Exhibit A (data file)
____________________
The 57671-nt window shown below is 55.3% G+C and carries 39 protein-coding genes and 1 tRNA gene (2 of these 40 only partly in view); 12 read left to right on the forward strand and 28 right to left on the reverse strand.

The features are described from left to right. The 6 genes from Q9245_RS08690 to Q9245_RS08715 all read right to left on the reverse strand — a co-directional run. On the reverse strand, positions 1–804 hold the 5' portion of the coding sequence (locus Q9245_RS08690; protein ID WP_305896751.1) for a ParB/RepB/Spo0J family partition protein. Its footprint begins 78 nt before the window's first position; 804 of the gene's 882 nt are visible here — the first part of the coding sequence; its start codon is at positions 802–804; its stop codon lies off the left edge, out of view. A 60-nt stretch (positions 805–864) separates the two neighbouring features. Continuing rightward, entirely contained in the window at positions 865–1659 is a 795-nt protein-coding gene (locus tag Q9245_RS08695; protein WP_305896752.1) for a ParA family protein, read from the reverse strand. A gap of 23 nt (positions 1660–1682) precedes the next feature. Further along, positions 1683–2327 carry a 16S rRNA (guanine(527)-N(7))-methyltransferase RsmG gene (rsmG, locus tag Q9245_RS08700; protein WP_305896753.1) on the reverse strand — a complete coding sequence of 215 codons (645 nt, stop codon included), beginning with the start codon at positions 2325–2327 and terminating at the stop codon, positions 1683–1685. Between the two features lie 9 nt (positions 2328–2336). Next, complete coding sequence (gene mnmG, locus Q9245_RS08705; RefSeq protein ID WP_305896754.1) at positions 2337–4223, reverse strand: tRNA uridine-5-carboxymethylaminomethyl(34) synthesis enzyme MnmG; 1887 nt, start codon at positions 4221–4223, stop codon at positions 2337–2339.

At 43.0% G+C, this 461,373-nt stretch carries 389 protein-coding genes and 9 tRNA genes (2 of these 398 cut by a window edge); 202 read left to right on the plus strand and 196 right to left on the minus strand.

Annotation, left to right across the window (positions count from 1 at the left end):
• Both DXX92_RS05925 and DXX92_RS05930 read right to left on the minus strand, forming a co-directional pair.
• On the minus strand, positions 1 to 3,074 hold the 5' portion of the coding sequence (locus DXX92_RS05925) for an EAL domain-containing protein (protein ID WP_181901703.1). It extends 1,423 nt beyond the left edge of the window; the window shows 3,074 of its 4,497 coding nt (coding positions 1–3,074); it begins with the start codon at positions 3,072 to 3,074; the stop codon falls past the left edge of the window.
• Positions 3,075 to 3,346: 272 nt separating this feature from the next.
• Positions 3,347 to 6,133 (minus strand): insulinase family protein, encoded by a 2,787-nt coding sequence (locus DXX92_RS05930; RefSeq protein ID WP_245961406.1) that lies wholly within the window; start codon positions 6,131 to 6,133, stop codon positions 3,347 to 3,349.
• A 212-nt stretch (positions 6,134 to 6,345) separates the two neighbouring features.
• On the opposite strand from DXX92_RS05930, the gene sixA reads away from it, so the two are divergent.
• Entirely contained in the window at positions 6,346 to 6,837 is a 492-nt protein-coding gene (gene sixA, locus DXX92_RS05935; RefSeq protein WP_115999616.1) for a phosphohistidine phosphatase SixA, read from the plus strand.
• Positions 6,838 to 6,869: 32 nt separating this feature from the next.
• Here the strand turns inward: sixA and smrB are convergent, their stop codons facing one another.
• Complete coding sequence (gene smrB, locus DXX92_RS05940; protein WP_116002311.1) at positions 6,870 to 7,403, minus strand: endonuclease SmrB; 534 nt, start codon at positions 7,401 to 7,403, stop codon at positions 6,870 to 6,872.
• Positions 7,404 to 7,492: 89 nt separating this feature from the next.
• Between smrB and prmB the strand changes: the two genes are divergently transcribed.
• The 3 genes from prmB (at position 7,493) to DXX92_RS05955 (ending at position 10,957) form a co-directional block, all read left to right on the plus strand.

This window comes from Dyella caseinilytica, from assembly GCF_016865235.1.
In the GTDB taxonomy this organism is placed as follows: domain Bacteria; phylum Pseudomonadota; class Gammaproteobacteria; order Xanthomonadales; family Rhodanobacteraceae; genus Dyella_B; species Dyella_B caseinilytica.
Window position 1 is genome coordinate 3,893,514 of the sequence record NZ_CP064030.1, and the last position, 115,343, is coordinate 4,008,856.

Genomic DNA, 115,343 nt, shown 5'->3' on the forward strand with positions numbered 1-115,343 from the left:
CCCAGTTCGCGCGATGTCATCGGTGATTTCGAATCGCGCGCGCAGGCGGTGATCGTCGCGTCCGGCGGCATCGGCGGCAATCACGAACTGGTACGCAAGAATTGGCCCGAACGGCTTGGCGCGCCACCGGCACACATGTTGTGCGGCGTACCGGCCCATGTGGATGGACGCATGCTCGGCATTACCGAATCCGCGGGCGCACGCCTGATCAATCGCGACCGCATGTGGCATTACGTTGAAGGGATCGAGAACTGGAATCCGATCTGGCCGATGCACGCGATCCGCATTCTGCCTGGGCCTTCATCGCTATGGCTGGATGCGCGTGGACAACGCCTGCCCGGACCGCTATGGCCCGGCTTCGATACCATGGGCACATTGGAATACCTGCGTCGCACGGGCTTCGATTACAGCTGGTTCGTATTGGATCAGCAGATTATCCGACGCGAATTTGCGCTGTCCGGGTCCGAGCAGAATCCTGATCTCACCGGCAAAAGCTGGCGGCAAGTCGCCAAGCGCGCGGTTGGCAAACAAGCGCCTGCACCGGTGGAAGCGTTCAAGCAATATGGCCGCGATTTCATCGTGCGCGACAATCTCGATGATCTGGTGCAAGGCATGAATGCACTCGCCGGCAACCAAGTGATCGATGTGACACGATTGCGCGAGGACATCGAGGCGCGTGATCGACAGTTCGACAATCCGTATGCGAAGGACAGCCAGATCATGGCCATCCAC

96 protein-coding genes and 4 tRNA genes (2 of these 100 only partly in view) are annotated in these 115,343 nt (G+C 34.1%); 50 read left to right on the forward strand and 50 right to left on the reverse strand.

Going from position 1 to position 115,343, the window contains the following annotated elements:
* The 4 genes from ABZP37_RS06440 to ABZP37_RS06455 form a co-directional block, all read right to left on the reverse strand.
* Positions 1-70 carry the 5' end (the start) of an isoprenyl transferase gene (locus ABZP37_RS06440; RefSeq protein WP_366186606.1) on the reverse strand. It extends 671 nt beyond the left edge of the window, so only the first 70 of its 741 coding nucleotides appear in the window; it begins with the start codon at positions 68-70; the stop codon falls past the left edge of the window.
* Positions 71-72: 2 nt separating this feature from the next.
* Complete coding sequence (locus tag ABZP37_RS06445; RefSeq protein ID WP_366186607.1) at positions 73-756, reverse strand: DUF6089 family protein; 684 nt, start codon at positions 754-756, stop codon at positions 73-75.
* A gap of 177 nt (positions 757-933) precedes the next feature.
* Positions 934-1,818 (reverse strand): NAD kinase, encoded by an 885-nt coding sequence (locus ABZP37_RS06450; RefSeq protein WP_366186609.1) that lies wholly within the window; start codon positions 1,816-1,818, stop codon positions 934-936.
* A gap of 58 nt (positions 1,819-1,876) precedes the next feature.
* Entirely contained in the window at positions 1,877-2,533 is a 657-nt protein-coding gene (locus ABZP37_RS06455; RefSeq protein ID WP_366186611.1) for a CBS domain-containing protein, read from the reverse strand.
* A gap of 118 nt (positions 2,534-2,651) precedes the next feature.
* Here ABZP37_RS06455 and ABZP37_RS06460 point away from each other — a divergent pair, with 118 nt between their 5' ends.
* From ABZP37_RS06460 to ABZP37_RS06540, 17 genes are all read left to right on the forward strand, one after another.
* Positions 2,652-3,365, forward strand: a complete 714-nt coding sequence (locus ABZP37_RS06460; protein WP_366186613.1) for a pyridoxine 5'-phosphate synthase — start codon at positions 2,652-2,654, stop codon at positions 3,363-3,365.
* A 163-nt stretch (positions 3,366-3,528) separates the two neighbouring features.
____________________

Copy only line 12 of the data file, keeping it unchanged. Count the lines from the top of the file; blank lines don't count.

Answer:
• Positions 6,838 to 6,869: 32 nt separating this feature from the next.